Figure 6
Figure 6

Ingenuity Pathway Analysis of predicted diseases and functions. Ingenuity Pathway Analysis of differentially expressed genes identified predicted diseases and functions affected after bacterial infusion in caruncular endometrium, intercaruncular endometrium, isthmus, ampulla, and granulosa cells. The z-score for each disease or function is displayed from purple (reduced score) to red (increased score) in bacteria-infused compared with control animals; white blocks represent predicted upstream regulators that did not meet the z-score thresholds.

Citation: Reproduction 160, 1; 10.1530/REP-19-0564

Inspection of selected genes involved in inflammation, steroid synthesis and cell viability

Inspection of the RNAseq data for genes associated with inflammation, steroid synthesis, and cell viability, revealed no significant differences between the bacteria-infused and control animals in the caruncular endometrium (Supplementary Table 2) or intercaruncular endometrium (Supplementary Table 2). In the isthmus, as well as the increased expression of CXCL8 (7.36 log2FC, P = 0.02), bacterial infusion was associated with a trend for increased expression of CCL2 (3.47 log2FC, P = 0.1) and IL1A (1.64 log2FC, P = 0.07), compared with control animals (Supplementary Table 2). In the ampulla of bacteria-infused animals, there was increased MHCI expression increased (2.23 log2FC, P = 0.01) and reduced CASP2 expression (−1.12 log2FC, P = 0.04), and there was a trend for increased expression of CCNB1 (3.25 log2FC, P = 0.09) and CCNB2 (1.12 log2FC, P = 0.07), which encode cyclin B1 and B2, respectively (Supplementary Table 2). In granulosa cells, as well as the reduction in CARD9 expression (−8.09 log2FC, P = 0.03), bacterial infusion was associated with a trend for increased expression of IL1A (4.59 log2FC, P = 0.11) and IL6R (5.61 log2FC, P = 0.08), and reduced expression of HIF1A (−2.17 log2FC, P = 0.10) compared with control (Supplementary Table 2). There was considerable variation in the expression of selected genes amongst the tissues. For example, STAR was highly expressed in granulosa cells but not the other tissues, and IL6R was highly expressed in the endometrium and oviduct but not granulosa cells. It was notable that for both bacteria-infused and control animals there were few transcripts for IL6 or IL10 and there was no expression of TNF across all five tissues.

Discussion

We found that 3 months after infusion of pathogenic bacteria into the uterus of virgin Holstein heifers there were changes in the transcriptome of the endometrium, oviduct and granulosa cells. The majority of the genes differentially expressed in the bacteria-infused animals were tissue-specific, with few DEGs common amongst the tissues. Many of the gene networks in the endometrium and oviduct that were affected by bacterial infusion are involved in cell growth and repair, rather than infection or inflammation. Despite infusing the bacteria into the uterus, Ingenuity Pathway Analysis revealed more predicted upstream regulators of the DEGs in the granulosa cells of bacteria-infused animals than all the other tissues combined. This is particularly striking because, unlike the other tissues, the granulosa cells were collected from ovarian antral follicles, which would have developed several weeks after the bacterial infusion. Our findings provide evidence that, independent of periparturient problems, lactation and negative energy balance, infecting the uterus with pathogenic bacteria alters the transcriptome of multiple reproductive tract tissues three months later. This includes changes in the transcriptome of granulosa cells, which are distant to the site of infection.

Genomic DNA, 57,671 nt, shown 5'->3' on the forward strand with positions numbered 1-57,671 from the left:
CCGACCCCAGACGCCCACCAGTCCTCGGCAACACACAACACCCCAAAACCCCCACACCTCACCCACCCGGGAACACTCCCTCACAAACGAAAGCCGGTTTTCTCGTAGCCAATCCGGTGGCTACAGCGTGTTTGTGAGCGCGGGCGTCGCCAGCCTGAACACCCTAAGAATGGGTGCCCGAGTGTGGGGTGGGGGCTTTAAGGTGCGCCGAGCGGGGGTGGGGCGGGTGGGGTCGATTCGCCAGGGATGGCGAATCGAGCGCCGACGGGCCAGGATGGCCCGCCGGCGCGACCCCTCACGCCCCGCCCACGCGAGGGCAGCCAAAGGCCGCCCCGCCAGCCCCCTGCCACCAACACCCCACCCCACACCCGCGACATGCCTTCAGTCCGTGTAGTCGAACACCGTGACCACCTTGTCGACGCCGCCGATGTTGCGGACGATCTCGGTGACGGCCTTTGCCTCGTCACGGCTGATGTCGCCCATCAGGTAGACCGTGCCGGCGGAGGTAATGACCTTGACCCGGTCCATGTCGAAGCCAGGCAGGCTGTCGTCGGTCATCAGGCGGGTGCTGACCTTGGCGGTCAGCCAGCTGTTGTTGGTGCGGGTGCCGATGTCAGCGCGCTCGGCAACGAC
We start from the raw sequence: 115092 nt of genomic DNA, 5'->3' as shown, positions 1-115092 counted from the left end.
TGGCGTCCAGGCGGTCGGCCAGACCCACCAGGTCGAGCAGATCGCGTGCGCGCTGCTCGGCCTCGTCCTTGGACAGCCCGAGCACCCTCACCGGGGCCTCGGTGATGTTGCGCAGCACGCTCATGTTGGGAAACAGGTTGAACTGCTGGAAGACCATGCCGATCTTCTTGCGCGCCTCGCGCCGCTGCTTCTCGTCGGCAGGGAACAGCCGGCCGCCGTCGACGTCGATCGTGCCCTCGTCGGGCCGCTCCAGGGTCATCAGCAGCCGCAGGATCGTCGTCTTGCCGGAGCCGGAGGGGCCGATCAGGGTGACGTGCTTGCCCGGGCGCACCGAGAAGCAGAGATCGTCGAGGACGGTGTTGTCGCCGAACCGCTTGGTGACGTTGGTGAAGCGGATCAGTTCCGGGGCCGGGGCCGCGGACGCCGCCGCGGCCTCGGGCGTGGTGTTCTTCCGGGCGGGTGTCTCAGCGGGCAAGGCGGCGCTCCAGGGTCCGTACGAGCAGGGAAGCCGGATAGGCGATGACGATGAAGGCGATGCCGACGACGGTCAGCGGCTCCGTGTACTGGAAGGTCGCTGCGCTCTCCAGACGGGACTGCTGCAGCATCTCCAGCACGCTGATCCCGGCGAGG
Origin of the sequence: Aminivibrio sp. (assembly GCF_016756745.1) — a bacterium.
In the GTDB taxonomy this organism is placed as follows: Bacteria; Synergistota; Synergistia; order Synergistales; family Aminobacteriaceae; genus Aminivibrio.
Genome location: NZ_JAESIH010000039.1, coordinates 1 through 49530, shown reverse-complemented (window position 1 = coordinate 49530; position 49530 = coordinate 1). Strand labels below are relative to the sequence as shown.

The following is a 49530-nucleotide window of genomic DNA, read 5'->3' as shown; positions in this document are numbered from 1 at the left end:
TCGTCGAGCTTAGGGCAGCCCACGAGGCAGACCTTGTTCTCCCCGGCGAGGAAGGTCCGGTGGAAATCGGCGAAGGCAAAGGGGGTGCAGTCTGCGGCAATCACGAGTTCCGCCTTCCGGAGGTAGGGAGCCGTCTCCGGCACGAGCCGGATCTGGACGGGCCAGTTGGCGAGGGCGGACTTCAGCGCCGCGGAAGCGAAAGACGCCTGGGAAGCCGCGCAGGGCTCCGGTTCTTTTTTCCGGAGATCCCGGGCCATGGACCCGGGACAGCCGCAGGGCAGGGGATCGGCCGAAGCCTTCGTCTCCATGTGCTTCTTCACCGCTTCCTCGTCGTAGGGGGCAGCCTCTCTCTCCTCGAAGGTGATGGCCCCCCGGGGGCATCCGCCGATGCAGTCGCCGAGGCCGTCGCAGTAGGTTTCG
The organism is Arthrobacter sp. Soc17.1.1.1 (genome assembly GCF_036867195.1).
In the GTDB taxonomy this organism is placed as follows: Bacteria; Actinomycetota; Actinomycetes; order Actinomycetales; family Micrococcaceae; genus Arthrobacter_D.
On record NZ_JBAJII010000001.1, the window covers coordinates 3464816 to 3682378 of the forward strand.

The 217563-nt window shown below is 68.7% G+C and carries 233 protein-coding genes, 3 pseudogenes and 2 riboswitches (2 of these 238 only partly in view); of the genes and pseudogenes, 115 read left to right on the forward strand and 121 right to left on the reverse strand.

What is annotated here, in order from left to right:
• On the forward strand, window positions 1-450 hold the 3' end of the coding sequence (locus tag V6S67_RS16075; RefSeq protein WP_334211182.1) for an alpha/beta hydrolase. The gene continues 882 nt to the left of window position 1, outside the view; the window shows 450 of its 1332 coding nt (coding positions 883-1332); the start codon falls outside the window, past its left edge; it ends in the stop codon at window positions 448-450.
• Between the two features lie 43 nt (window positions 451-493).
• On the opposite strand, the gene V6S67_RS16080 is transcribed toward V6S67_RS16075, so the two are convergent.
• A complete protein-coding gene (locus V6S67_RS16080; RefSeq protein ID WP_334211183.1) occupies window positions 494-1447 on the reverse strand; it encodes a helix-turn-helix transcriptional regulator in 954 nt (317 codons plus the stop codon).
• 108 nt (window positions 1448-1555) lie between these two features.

A novelty of our approach was to use virgin Holstein heifers to separate the effects of bacterial infection from other postpartum effects, such as periparturient problems, lactation, and negative energy balance, which can also alter the transcriptome of the reproductive tract (Herath et al. 2009, Wathes et al. 2009, Cerri et al. 2012, Girard et al. 2015). To ensure our bacterial infusion was biologically relevant, we used well-characterised endometrial pathogenic strains of E. coli and T. pyogenes, which had been isolated previously from cows with endometritis (Sheldon et al. 2002, 2010, Amos et al. 2014, Goldstone et al. 2014a,b). These bacteria induced clinical endometritis in the heifers 3–6 days after intrauterine infusion, as determined by transrectal ultrasonographic imaging of pus in the uterus, and using a Metricheck device to detect pus in the vagina, as described in the previous publication (Piersanti et al. 2019b). These clinical signs in the heifers mimic those in dairy cows diagnosed with clinical endometritis about four weeks postpartum using the same techniques of transrectal ultrasonography or a Metricheck device (Sheldon et al. 2006, Sheldon 2020). One consideration is that heifers might have a different immune response to cows. Whether there are differences in immunity between heifers and cows is not fully understood, but age affects cell and antibody-mediated immune responses in dairy heifers (Hine et al. 2011). On the other hand, the innate immune response to E. coli or LPS did not differ significantly between ex vivo endometrium collected from beef heifers and dairy cows (Saut et al. 2014).